By Cheryl A. Wixson
When the skies turn a dark, mottled gray and the clouds start to scurry as the winds pick up from the northeast, my heart flutters. As the elegant spruce trees bend into swirling white snowflakes and our lights flicker, my taste buds quiver. There’s a winter gale coming: time for a pot of cassoulet.
Cassoulet (ka-soo-LAY), literally translated as casserole, hails from the Languedoc wine region of France. A hearty, regional dish, there are endless variations of cassoulet, but all have one center pivot: baked beans. White baked beans. Beans lovingly baked over a low fire for a long time. Beans fragrant with the fat of duck or pork, and basked in the juices of lamb, chicken or goose. Beans slowly simmered with garlic and vegetables of the season and finished with crusty buttered crumbs.
Cassoulet is comfort food, comforting to prepare and comforting to eat. While the storm rages outside, my house fills with the wonderful aromas of onions, garlic, meat and beans bubbling away. Who cares if the lights go out? My cassoulet is equally happy harmonizing over the flames of the wood stove as over those of the oven.
A day’s cassoulet will be different every time, as it depends upon the season and what’s in inventory. First start with a heavy cast iron or cast enamel pot that can go from stovetop to oven. My favorite pot is a large, bright blue Le Cruset, the insides stained with batches of slow-simmered foods. Over a moderate flame on the cook-top or wood stove, render some fat – two or three pieces of bacon, a chunk of salt pork, or spoonfuls of chicken or duck fat. After removing the cooked meat, add some chopped onions and garlic, perhaps even a leek, and let the wind howl while the house fills with the rich, fragrant smells of caramelizing onions.
From this point on, fierce and spirited discussions debate the proper preparation of cassoulet. The next step is to cook the beans. Some prefer to soak them for several hours before. If I have not been that organized, I’ll simply add about 1 pound of dry white beans, a bay leaf and 8 cups of rich stock to the pot. Simmer slowly for 2 hours or so, checking frequently, adding more stock if needed. Love your beans while they soak up the rich goodness of chicken, beef, vegetable, lamb or lobster stock. Once the beans start to soften, add carrots, celery or celeriac, leeks, frozen bell peppers, perhaps even a scrape of turnip. Dried mushrooms add a marvelous depth of character; just be sure to add more water or stock.
Classic cassoulet contains lamb, pork and fowl, such as goose or duck. Some cooks roast a loin of pork, a shank of ham and a leg of lamb, adding the marrow, juices and meat to the beans. Confit, meat that is salted and slowly cooked in its own fat and then packed in a crock covered with its cooking fat, is often used. Confit d’oie and confit de canard (preserved goose or preserved duck) are not usually on my pantry shelf, but I will save and freeze the remains from a Canada goose or a few black ducks to add to the pot.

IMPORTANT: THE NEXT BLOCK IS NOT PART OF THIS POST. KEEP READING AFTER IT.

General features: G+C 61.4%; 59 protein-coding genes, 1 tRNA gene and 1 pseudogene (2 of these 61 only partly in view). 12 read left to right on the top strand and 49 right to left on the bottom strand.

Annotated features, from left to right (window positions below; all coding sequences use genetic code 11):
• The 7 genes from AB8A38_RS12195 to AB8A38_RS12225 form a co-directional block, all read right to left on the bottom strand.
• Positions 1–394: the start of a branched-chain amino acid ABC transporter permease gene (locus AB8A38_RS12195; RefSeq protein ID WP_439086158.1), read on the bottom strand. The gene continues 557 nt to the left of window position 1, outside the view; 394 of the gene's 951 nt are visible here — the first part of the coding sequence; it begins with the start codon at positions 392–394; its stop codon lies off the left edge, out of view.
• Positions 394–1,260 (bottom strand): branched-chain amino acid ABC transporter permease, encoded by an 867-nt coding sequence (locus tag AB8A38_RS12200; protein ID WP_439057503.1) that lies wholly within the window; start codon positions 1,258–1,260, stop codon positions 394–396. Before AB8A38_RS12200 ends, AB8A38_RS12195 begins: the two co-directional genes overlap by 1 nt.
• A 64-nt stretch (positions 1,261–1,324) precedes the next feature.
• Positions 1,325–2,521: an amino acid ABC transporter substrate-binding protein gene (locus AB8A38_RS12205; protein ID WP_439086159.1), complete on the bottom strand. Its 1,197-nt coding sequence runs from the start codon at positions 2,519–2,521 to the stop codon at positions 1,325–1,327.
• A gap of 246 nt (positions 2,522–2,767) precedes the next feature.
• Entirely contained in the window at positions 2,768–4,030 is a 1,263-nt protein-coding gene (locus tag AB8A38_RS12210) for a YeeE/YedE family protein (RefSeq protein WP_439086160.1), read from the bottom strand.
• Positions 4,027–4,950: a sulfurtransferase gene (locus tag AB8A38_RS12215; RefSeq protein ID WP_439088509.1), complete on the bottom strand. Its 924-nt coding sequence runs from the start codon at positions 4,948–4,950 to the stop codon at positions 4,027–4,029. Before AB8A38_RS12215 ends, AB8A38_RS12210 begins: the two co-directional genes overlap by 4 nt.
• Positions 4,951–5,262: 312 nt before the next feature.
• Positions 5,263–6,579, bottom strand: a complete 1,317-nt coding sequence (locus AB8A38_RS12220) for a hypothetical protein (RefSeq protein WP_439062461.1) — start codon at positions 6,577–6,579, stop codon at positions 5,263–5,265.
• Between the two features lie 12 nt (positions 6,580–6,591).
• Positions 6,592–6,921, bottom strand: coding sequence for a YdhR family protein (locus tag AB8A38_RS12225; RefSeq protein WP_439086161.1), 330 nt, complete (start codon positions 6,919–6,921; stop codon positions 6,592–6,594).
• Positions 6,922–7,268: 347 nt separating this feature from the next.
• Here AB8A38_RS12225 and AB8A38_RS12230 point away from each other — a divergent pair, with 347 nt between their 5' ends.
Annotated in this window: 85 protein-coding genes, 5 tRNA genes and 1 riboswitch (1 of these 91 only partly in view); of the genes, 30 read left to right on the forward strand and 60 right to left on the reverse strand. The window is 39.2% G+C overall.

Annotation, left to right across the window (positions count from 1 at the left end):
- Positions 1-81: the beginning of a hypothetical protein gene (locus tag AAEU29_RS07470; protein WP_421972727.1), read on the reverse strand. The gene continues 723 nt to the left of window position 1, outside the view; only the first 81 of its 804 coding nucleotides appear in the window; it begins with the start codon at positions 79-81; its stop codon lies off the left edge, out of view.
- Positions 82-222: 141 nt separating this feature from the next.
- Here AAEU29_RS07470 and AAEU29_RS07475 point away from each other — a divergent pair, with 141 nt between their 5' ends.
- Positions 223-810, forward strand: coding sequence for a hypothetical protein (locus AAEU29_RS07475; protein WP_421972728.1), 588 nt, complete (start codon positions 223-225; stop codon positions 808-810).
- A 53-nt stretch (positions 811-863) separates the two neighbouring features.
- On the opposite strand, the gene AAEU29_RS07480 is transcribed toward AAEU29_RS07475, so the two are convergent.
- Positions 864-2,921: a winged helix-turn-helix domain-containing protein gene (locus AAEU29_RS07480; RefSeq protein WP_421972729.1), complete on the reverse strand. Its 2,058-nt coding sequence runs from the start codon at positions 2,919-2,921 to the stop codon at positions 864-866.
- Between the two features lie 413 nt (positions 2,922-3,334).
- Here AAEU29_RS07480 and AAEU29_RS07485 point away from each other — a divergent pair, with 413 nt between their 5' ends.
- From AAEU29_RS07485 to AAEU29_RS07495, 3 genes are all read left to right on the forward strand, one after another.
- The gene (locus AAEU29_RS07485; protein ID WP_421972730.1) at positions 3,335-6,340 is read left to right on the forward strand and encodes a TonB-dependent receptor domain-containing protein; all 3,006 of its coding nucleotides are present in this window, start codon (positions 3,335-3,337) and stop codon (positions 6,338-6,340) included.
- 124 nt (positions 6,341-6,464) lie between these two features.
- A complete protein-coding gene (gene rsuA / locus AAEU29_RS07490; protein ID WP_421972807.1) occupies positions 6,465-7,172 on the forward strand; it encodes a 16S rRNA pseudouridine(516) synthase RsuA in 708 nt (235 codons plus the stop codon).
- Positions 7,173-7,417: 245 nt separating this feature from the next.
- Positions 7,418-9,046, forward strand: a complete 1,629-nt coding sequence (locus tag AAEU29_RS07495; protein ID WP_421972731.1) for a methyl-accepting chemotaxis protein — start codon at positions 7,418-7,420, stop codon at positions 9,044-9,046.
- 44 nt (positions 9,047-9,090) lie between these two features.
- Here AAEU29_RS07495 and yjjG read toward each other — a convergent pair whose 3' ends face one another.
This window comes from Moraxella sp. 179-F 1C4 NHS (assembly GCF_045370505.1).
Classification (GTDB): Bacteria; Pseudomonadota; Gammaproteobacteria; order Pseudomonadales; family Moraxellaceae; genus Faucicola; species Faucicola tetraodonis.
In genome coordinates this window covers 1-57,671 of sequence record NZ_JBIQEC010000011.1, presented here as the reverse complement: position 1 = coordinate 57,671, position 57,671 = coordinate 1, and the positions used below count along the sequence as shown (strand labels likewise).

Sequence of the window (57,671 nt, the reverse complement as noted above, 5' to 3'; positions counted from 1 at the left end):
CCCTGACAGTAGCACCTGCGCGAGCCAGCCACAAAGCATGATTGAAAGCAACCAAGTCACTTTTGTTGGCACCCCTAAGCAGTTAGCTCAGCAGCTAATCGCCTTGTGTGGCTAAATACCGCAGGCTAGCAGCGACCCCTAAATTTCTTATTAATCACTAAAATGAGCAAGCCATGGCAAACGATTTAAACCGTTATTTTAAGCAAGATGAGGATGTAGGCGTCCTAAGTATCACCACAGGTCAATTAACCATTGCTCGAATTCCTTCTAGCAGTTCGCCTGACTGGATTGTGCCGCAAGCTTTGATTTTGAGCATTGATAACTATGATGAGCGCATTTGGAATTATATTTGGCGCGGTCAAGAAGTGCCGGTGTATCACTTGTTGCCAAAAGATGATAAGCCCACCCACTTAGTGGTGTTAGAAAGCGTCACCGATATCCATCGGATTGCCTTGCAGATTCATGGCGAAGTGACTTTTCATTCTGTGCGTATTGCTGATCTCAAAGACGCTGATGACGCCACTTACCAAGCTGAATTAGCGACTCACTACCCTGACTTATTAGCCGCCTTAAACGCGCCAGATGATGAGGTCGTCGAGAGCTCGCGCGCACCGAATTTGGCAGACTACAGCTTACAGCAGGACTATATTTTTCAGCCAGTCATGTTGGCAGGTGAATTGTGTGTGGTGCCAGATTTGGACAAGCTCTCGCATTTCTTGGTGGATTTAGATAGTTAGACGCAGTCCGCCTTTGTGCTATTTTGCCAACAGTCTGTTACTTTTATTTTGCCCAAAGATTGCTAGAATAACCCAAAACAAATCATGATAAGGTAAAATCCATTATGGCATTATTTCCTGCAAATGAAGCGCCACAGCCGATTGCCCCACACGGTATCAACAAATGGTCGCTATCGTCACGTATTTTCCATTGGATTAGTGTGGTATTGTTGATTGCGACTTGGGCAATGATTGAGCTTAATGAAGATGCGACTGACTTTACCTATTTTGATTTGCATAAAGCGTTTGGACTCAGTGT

For my winter gale cassoulet, I quicken the process with my meat, using frozen rich ham stock and chunks of ham from a boiled dinner, or the remains of lamb shanks cooked until the meat falls from the bone, or venison pot roast. King Hill Farm garlic mutton sausage, or spicy kielbasa, even rabbit sausage, complete the ode to carnivores. About 5 pounds of meat is a good ratio to properly marry with a pound of white beans.
Once the beans are tender, the flavors married and settled, complete the repast: Stir in some tomato paste, chopped bacon or salt pork scraps, and chopped fresh parsley. Taste and correct the seasonings with sea salt and freshly ground pepper. From here, some of the cassoulet may be saved for future meals. Top the portion you are going to serve with garlic and buttered breadcrumbs and heat until golden. Serve your cassoulet triumphantly with crusty bread, a simple green salad and a hearty red wine.
While our cassoulet may not be quick to prepare, proper planning for the event and using the freezer spreads out the steps over time. The Joy of Cooking and The Silver Palate Cookbook each have detailed recipes that also make for good bedside reading.
The proper and authentic execution of cassoulet may create debate, but everyone agrees that this hearty, nourishing and simple food becomes elevated to greatness by the quality and matchless quantity of ingredients. My winter gale cassoulet is great because of the commitment of my farmers, and I relish and enjoy this in every bite!
Maine Lobster Cassoulet
The key to Maine Lobster Cassoulet is your lobster stock. Be sure to make it yourself.
4 oz. bacon
1 onion, chopped – about 1 cup
4 cloves chopped garlic
3/4 c. chopped leeks
2 ribs celery chopped, or about 3/4 cup chopped celeraic
2 carrots chopped, generous 1 cup
2 c. chopped mushrooms
4 c. lobster stock
4 c. white beans, cooked al dente
1 c. or so chopped, frozen bell peppers
1/4 c. tomato paste
1 lb. Maine lobster meat
1/4 c. chopped fresh parsley
Garlic buttered crumbs
In a heavy pot, cook the bacon to render the fat. Remove the bacon, chop into fine pieces and set aside. Cook the onions, garlic and leek in the bacon fat. Add the carrots, mushrooms, peppers and celery. Stir in the lobster stock. Add the beans and bay leaf and simmer over moderate heat or in the oven for an hour or so, until the beans are tender. Stir in the tomato paste, chopped parsley, chopped bacon bits and chopped Maine lobster. Taste and correct seasonings. Remove the bay leaf. Top with garlic buttered crumbs and return to oven to heat lobster and brown the crumbs.
Cheryl Wixson is MOFGA’s organic marketing consultant and resident chef. She welcomes your recipes and jars of condiments, questions and comments at [email protected] or 852-0899.